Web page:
Director: Jonas Poher Rasmussen
Stars: Rashid Aitouganov, Daniel Karimyar, Fardin Mijdzadeh
Released: 11th February 2022 (UK)
Flee is a medium-defying film for both animation and documentary alike, in service of harrowing, humanist storytelling. Touching on the still all-too-relevant refugee crisis of the Middle East, particularly Afghanistan, Flee uses various animation techniques to aid in Amin’s reliving of traumatic childhood events that come to shape his present. The seamless transitions between mediums along with the utilization of typical film language and sound design within director Jonas Poher Rasmussen’s film only serves to enhance the complexity of the film’s visual style, wonderfully and heartbreakingly enacting out Amin’s inner conflict concerning the definition of home and how this affects his relationship with himself and his loved ones.
Jonas and Amin were high school friends. Having kept his background hidden from his Danish compatriots since his immigration into Denmark as a teenager, Amin is interviewed in several sessions by Jonas. As the film’s director, the latter animates both the interviews and creates a visual tapestry out of Amin’s memory’s. Amin’s story is one of thousands, a refugee from a war-torn Afghanistan, a result of both western meddling and warring factions, that forces him and his family (his mother, older brother, and two older sisters) to flee the country and find a safe place to rebuild. Encountering countless struggles and heartaches, Amin sees the worst humanity has to offer while holding on to the humanity that is essential to him in overcoming these events and the subsequent trauma. In the present day, Jonas follows Amin through his current relationship with his fiancée to be and his self-imposed burden over surviving and being isolated from his family for so many years.
The film is incredibly rich thematically and emotionally, but only in so far as Jonas’ distinctive and elegant directorial choices in two different mediums. Yet, Jonas never loses sight of one simple fact: that this is Amin’s story, and so regardless of if the visuals are animated or anamorphic stock footage, the visuals are always framed from Amin’s point of view, his perspective framing the whole film. This allows Jonas to experiment with animation styles, going between 2D animated techniques to moving charcoal drawings when his memories are hazy when he is telling a story secondhand or projecting his anxieties and fears. These are refreshing visual breaks that tenderly compliment that complex interaction between memory and truth that Amin is caught in.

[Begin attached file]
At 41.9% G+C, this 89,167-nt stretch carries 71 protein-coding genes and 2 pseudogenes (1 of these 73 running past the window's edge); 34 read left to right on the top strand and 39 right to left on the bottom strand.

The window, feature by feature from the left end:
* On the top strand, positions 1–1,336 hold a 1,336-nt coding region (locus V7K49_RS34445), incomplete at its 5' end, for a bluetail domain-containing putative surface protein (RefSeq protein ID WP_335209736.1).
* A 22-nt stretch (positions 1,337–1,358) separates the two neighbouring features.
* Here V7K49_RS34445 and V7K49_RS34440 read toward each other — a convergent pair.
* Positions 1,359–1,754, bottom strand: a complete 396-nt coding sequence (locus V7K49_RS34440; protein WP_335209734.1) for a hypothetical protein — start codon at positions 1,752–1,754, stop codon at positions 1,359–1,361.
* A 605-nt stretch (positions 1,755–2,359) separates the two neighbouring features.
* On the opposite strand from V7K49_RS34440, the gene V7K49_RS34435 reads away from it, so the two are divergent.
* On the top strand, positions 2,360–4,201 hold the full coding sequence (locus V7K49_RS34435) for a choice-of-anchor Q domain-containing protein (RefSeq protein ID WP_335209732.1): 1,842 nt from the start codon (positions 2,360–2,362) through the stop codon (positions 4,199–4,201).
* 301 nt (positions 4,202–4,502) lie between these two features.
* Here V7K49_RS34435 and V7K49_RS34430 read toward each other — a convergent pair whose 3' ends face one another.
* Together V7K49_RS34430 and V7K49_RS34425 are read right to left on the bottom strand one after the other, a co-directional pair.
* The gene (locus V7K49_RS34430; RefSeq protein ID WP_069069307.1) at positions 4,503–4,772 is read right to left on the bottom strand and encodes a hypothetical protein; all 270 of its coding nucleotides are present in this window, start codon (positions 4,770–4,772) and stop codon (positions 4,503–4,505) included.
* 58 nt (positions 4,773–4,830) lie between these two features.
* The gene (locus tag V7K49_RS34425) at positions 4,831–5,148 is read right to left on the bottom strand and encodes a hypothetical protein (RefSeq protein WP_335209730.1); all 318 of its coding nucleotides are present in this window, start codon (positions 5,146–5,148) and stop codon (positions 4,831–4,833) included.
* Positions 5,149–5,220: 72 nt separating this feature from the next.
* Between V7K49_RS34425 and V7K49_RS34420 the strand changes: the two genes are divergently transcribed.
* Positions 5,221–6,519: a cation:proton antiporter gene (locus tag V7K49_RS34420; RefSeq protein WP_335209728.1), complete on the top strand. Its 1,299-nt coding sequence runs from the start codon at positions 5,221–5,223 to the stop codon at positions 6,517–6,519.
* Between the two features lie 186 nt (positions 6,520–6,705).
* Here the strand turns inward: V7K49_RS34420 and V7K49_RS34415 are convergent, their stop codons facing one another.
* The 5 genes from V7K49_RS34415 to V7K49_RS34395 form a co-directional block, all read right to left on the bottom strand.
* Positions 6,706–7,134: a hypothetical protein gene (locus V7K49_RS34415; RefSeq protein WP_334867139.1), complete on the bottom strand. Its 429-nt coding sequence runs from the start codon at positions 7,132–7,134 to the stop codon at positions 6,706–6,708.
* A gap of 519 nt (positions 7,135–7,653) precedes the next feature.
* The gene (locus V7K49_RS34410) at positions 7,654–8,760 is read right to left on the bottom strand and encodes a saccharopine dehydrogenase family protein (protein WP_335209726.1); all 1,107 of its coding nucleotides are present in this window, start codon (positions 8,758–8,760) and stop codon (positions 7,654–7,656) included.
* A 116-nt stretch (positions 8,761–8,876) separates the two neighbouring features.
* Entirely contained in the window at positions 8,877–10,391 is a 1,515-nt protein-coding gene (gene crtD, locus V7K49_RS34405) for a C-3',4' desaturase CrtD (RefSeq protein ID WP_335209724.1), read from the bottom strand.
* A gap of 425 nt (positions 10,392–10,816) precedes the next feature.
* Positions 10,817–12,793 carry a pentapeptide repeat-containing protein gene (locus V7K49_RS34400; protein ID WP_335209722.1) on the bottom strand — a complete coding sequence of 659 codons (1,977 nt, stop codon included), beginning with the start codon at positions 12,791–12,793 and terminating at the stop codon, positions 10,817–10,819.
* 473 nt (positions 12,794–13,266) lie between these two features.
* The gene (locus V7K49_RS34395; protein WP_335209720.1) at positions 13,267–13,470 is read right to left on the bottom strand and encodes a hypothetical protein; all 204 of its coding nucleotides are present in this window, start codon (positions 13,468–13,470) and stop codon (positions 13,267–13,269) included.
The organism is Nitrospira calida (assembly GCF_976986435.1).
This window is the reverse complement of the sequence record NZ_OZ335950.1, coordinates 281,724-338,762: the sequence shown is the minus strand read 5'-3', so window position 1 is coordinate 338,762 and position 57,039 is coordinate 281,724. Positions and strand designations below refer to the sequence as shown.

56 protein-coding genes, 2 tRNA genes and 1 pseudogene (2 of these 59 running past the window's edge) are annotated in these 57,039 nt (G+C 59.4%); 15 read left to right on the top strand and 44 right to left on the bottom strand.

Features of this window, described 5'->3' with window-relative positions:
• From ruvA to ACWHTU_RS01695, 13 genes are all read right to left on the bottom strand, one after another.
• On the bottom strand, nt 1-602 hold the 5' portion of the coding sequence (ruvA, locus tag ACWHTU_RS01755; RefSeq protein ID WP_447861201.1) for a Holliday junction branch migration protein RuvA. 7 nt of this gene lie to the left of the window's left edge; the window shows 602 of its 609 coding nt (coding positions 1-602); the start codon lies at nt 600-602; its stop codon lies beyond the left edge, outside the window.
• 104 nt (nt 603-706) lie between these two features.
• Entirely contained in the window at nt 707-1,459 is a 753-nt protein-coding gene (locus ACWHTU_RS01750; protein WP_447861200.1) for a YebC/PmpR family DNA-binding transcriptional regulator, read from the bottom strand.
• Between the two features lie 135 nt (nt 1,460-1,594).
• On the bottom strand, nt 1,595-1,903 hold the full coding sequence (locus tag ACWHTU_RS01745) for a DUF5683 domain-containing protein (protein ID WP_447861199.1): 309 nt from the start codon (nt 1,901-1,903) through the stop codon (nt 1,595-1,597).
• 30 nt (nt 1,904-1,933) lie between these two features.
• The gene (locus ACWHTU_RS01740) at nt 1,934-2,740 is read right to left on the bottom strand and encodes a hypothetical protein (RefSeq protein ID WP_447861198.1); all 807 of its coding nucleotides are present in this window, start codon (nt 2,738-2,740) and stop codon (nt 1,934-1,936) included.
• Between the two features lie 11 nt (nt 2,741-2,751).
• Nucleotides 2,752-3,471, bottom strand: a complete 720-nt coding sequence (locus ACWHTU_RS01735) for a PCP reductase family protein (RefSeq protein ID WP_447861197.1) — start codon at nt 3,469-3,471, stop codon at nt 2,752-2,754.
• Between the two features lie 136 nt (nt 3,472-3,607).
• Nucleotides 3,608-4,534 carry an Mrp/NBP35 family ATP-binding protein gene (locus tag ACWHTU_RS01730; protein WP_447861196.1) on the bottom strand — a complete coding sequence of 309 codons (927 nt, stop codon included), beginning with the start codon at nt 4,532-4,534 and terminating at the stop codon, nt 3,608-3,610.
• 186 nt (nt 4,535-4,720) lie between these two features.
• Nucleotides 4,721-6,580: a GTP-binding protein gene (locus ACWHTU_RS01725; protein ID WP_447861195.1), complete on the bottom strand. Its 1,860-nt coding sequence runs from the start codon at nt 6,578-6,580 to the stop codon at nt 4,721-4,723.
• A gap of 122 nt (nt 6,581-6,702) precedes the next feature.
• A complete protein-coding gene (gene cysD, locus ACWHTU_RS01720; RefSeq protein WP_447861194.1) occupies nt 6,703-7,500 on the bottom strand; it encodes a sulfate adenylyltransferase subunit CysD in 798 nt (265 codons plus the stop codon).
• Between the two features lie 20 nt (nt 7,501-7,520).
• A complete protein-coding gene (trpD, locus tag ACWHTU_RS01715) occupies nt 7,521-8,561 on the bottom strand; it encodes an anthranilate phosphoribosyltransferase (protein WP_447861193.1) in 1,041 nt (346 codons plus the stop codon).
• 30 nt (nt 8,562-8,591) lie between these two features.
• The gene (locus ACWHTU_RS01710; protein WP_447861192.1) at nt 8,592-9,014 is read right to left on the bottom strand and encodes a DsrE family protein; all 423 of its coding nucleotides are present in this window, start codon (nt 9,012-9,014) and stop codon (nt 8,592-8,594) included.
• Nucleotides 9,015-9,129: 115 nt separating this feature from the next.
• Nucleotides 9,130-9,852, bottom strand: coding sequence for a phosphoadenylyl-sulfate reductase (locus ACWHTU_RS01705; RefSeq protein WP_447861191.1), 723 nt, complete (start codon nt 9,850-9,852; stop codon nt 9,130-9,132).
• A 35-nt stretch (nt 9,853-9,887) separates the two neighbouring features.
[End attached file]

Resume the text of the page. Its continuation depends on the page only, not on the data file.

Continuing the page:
Flee is also firmly a documentary in that Jonas is a part of the narrative, his animated avatar every so often interacting with Amin’s, as well as includes the aforementioned unanimated stock footage of the Afghanistan Civil War in the late 80s, as well as the rise of communism in the country in the early 80s. What is truly intoxicating about the crossroads of this type of storytelling is how Jonas animates the frame from the interview he filmed and taped. The sound design is not a voice-over in a booth but has an onset mic’s white noise and echo. On top of this, Jonas, in these present-day interviews, will play with focus, include jump-cut editing, and have framing that is more typical of a movie shot on film than an animated frame. The inclusion of classical film form along with the conjoining of the two different genres serves to compound the film’s immense emotional impact.
The film is truly a therapeutic expulsion for Amin, allowing him to question his memory and confront his trauma to find a definition of what home is to him. The style visualizes how Amin’s memory can be unreliable and how vivid certain memories are, and how prevalent they still are to him. From this, the film takes a fascinating examination of how Amin and us all project current feelings or emotions on memories and how certain memories can colour your perception of the present. As Amin and his family reach Russia, their struggles only intensify the film distressingly. Still, they essentially depict the struggles of refugees in foreign countries as they face xenophobia, corruption, and language barriers that are taken advantage of. Amin’s retelling of his time in Russia is the most difficult for him and certainly the hardest to witness. But it all feels in the service of a greater catharsis, and this ends up linking to Amin’s identity as a gay man, which the film portrays affectionately, and the moments where his family and sexuality seem at an impasse, these are instead the film’s greatest moments of warmth and relief.
Flee is first and foremost about the notion of home. The film opens on one of the charcoal moving drawings of a family fleeing amongst a crumbling city as Amin says that the notion of home to him is “someplace safe, somewhere you know you can stay, and you don’t have to move on, it’s not someplace temporary.” Towards the end of the film, this scene is replayed in context: as a rendering of the fictitious story that Amin had to accept as truth, as memory, and in turn, it challenges his want for someplace to settle down in the present day. It was safer to be alone than to build connections that would endanger him and inevitably force him to flee once more. Flee is simultaneously a transcendent and crowning achievement in documentary and animated storytelling, Amin’s perspective retaining a clarity that is eminent until the wonderful final transition.
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